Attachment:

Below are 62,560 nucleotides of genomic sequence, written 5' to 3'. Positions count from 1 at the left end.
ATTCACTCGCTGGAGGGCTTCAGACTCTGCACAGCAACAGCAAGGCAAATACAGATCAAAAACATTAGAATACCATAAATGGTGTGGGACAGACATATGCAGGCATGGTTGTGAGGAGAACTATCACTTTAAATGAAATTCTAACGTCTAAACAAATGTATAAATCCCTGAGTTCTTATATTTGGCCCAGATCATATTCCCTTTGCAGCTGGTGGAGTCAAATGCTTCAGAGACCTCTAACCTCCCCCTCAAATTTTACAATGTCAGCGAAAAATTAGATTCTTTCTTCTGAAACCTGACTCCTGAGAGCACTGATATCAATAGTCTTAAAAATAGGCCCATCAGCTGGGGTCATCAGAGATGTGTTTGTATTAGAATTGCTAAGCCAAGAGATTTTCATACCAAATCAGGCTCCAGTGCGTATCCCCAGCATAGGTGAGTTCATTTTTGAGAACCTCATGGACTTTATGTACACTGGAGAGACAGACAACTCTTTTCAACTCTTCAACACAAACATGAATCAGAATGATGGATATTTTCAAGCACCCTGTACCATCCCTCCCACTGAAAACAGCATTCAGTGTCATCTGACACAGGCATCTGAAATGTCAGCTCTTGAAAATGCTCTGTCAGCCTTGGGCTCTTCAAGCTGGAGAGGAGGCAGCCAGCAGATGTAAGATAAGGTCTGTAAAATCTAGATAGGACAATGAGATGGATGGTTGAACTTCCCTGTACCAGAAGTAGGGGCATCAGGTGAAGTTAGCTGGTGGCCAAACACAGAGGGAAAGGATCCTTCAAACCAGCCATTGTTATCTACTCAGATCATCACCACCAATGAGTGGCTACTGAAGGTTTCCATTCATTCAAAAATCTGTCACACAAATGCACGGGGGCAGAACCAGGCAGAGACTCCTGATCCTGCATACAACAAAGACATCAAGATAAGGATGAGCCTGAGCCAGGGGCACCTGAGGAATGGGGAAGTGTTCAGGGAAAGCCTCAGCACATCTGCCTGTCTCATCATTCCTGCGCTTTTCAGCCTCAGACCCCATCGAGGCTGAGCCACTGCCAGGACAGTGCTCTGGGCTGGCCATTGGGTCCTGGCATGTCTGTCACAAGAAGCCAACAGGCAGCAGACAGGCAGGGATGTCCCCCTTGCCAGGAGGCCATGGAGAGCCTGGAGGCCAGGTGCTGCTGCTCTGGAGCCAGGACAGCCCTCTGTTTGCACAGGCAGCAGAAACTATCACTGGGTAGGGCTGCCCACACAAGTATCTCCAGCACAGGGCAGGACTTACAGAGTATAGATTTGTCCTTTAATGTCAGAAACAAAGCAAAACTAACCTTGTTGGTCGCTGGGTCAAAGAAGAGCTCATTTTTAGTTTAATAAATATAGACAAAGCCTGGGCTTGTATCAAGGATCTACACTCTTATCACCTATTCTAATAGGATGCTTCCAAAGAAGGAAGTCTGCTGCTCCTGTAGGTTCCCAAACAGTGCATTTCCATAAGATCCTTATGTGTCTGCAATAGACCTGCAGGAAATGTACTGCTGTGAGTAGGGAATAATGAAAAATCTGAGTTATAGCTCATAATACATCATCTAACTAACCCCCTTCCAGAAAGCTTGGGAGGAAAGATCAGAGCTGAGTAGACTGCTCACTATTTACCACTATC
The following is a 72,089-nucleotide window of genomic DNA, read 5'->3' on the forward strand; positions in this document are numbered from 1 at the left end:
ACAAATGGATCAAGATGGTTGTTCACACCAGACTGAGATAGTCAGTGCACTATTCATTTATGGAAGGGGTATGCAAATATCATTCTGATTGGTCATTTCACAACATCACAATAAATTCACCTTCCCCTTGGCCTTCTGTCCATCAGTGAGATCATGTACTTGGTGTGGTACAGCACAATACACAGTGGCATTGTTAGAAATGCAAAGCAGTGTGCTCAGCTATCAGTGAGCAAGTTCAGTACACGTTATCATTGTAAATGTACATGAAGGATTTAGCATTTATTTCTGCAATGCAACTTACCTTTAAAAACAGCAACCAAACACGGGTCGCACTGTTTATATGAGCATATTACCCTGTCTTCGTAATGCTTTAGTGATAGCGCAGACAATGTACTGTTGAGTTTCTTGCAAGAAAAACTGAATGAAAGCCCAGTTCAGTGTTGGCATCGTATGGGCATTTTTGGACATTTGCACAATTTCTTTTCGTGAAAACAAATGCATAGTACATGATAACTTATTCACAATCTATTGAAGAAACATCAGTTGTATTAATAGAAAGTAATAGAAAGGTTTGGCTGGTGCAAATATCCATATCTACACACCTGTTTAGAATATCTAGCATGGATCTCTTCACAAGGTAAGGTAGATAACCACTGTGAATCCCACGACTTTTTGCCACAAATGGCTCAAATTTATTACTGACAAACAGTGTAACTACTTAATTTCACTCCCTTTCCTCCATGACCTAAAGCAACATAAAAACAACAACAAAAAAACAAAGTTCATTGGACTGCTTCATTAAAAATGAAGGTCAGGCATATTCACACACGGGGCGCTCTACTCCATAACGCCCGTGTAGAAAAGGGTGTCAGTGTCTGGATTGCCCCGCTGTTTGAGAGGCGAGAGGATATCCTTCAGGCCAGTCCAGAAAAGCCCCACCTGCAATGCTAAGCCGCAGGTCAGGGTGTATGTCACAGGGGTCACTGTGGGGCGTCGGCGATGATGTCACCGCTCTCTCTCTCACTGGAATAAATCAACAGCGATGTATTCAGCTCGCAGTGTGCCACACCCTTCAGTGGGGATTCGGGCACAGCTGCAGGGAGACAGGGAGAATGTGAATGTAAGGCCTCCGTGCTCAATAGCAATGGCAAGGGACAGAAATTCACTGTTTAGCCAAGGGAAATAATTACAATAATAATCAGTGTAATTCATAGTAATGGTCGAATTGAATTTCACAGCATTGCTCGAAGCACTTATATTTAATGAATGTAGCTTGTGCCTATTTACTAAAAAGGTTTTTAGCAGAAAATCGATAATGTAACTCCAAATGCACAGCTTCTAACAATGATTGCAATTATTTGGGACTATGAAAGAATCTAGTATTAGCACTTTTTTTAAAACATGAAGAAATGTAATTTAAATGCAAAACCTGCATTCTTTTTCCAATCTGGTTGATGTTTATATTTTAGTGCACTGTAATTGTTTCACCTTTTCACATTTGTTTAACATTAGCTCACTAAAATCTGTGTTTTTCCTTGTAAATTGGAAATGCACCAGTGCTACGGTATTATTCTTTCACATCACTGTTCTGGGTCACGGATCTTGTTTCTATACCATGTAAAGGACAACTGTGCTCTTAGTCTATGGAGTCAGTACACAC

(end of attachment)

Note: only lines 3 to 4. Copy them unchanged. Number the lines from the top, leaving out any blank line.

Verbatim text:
The following is a 72,089-nucleotide window of genomic DNA, read 5'->3' on the forward strand; positions in this document are numbered from 1 at the left end:
ACAAATGGATCAAGATGGTTGTTCACACCAGACTGAGATAGTCAGTGCACTATTCATTTATGGAAGGGGTATGCAAATATCATTCTGATTGGTCATTTCACAACATCACAATAAATTCACCTTCCCCTTGGCCTTCTGTCCATCAGTGAGATCATGTACTTGGTGTGGTACAGCACAATACACAGTGGCATTGTTAGAAATGCAAAGCAGTGTGCTCAGCTATCAGTGAGCAAGTTCAGTACACGTTATCATTGTAAATGTACATGAAGGATTTAGCATTTATTTCTGCAATGCAACTTACCTTTAAAAACAGCAACCAAACACGGGTCGCACTGTTTATATGAGCATATTACCCTGTCTTCGTAATGCTTTAGTGATAGCGCAGACAATGTACTGTTGAGTTTCTTGCAAGAAAAACTGAATGAAAGCCCAGTTCAGTGTTGGCATCGTATGGGCATTTTTGGACATTTGCACAATTTCTTTTCGTGAAAACAAATGCATAGTACATGATAACTTATTCACAATCTATTGAAGAAACATCAGTTGTATTAATAGAAAGTAATAGAAAGGTTTGGCTGGTGCAAATATCCATATCTACACACCTGTTTAGAATATCTAGCATGGATCTCTTCACAAGGTAAGGTAGATAACCACTGTGAATCCCACGACTTTTTGCCACAAATGGCTCAAATTTATTACTGACAAACAGTGTAACTACTTAATTTCACTCCCTTTCCTCCATGACCTAAAGCAACATAAAAACAACAACAAAAAAACAAAGTTCATTGGACTGCTTCATTAAAAATGAAGGTCAGGCATATTCACACACGGGGCGCTCTACTCCATAACGCCCGTGTAGAAAAGGGTGTCAGTGTCTGGATTGCCCCGCTGTTTGAGAGGCGAGAGGATATCCTTCAGGCCAGTCCAGAAAAGCCCCACCTGCAATGCTAAGCCGCAGGTCAGGGTGTATGTCACAGGGGTCACTGTGGGGCGTCGGCGATGATGTCACCGCTCTCTCTCTCACTGGAATAAATCAACAGCGATGTATTCAGCTCGCAGTGTGCCACACCCTTCAGTGGGGATTCGGGCACAGCTGCAGGGAGACAGGGAGAATGTGAATGTAAGGCCTCCGTGCTCAATAGCAATGGCAAGGGACAGAAATTCACTGTTTAGCCAAGGGAAATAATTACAATAATAATCAGTGTAATTCATAGTAATGGTCGAATTGAATTTCACAGCATTGCTCGAAGCACTTATATTTAATGAATGTAGCTTGTGCCTATTTACTAAAAAGGTTTTTAGCAGAAAATCGATAATGTAACTCCAAATGCACAGCTTCTAACAATGATTGCAATTATTTGGGACTATGAAAGAATCTAGTATTAGCACTTTTTTTAAAACATGAAGAAATGTAATTTAAATGCAAAACCTGCATTCTTTTTCCAATCTGGTTGATGTTTATATTTTAGTGCACTGTAATTGTTTCACCTTTTCACATTTGTTTAACATTAGCTCACTAAAATCTGTGTTTTTCCTTGTAAATTGGAAATGCACCAGTGCTACGGTATTATTCTTTCACATCACTGTTCTGGGTCACGGATCTTGTTTCTATACCATGTAAAGGACAACTGTGCTCTTAGTCTATGGAGTCAGTACACAC